The King of the Living Room

by , , Dec 4, 2009, 11:36 AM
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Aperture: The King of the Living Room/FarrellaSiegel3Most have it wrong. the digitization of media isn't today's critical issue. Today's critical issue is how the digitization of media has transformed consumer behavior and influenced successful business practices. While analog best practices are not wrong, they are incomplete and therefore they are less relevant.

We need to recognize that the Internet is but one form of digital media, and that we must go beyond display advertising and search if we are to truly engage consumers within all of their key apertures. Understanding that consumer receptivity to brand messaging is the foundation upon which effective communications plans are built, we must now deconstruct and evolve those communication foundation elements that have effectively served our brands over time.

Consumers continue to engage with content on the big screen. In fact, we know that television viewing is still growing among all key demographics. Looking at adults 35-49 - the sweet spot for products ranging from automotive and technology to packaged goods and financial services - viewing is up 12 percent (2007 versus 2000); similar trends have been tracked in the baby boom generation and among adults 50-64 (+10 percent). Even teens, mostly written off as non-viewers, have held their TV viewing steady over this seven-year period, at 3.5 hours of television viewing per day.

Households that own three or more TV sets currently represent over 51 percent of homes - and those sets just keep getting bigger. By the end of last year, 56 percent of households owned a large-screen television, up 16 percent from 2007. The growth was even more dramatic in ownership of high-definition televisions (+38 percent), LCD flat-screens and plasma flat-panel televisions. Early adopters are eagerly bringing together the breadth of the Internet and the high-quality display of the flat screen television - and voilà! Large-as-life Internet access, right in their living rooms.

Consumers still love TV, and so do advertisers. The news that really matters to marketers is how the medium itself is changing; the wholesale transition to digital will place the TV firmly on the path to interactivity. This is truly the moment of change - the digitization of media that will transform the consumer-advertiser dialogue.

But what has to happen first for advertisers to make that one-to-one connection with their customers? The current infrastructure of all the players in the field has to change to allow for enhanced content delivery. The cable industry has to work to upgrade their systems and infrastructure. Enter Canoe, which is aiming for 50 million interactive cable homes by 2012 and 60 million by 2013. The objective of Canoe, to enable one-to-one consumer communication, will not happen overnight. It will be a process of testing and learning what is most successful for all constituents - the cable operators, the programmers and, most importantly, the advertisers. Not to be forgotten are the telcos and satellite companies and their own developing applications to analyze set-top-box data by 2012. All told, it is estimated that there will be approximately 80 million homes with varying levels of addressability, interactivity and return-path data by 2012.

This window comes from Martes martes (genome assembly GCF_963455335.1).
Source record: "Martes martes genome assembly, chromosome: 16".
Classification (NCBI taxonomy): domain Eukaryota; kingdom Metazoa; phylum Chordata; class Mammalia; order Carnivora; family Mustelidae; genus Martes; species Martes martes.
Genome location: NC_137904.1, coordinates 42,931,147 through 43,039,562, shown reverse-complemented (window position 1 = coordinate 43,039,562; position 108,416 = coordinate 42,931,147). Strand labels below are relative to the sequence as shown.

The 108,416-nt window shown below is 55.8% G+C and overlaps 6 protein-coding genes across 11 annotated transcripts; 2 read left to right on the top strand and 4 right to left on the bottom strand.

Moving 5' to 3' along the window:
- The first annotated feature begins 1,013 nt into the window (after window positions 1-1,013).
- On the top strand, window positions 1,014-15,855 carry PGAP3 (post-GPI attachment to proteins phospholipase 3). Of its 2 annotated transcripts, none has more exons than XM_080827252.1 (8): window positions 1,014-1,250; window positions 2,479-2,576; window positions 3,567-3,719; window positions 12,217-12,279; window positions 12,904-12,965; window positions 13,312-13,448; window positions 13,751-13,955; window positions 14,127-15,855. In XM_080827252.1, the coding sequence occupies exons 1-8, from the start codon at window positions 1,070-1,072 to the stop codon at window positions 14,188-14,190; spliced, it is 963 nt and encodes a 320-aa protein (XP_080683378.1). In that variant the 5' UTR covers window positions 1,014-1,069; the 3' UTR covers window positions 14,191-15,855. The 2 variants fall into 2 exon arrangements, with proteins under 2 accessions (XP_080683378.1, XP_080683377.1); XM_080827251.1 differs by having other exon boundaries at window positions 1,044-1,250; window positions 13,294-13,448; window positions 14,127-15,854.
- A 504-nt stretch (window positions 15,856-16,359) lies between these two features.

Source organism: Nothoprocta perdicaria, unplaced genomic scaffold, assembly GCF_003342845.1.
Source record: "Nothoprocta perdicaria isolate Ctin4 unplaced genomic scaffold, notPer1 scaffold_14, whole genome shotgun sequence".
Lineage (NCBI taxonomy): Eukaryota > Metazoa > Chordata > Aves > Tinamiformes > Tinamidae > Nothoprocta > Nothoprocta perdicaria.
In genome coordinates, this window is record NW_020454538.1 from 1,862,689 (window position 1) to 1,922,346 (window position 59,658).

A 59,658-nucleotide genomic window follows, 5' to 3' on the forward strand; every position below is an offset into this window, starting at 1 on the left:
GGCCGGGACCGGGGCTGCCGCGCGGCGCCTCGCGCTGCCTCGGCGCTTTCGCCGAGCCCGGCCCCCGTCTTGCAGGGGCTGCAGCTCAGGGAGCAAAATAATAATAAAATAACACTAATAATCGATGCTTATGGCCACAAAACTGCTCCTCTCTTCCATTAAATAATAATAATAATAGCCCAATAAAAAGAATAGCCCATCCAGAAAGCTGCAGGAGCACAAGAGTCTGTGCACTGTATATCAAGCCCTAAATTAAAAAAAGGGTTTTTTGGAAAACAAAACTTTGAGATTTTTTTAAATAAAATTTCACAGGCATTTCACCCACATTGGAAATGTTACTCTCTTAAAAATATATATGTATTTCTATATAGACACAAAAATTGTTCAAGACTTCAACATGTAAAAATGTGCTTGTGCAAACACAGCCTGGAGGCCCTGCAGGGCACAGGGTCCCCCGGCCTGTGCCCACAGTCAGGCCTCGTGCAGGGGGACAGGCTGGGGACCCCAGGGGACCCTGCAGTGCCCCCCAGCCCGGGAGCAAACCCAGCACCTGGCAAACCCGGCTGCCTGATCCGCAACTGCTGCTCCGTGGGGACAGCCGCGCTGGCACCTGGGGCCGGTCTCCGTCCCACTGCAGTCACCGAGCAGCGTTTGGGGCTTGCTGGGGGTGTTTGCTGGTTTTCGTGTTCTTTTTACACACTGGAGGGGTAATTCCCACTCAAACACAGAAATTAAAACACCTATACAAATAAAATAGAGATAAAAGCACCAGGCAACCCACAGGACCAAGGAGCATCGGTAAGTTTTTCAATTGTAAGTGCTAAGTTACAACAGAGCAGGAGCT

Not only will the expanded program content have the potential for increased retention and usage by television viewers, but television messaging will go from mass to selective with more targeted, efficient, customized and enhanced advertising opportunities. These, in turn, will feed the development of greater insights into our customers - a perfect loop of learning. What cannot be forgotten in our exuberance over these new opportunities is the need to develop the analytical tools that will bring all of these metrics together.

If we embrace the challenge of evolving our analog media practices for a digital world, the central core of our practice, that of understanding the behavior of brand consumers, grows in importance. Identifying opportunities for greater message receptivity - those aperture moments when the consumer is seeking just the information you are able to provide - will be married with powerful behavioral data harnessed from millions of set-top boxes.

The digitization of media has the promise of bringing us ever closer to our consumers. However, if we mistake proximity for receptivity, and neglect to uncover those insights which lead to relevant messaging apertures, then we have missed the greatest opportunity of all.

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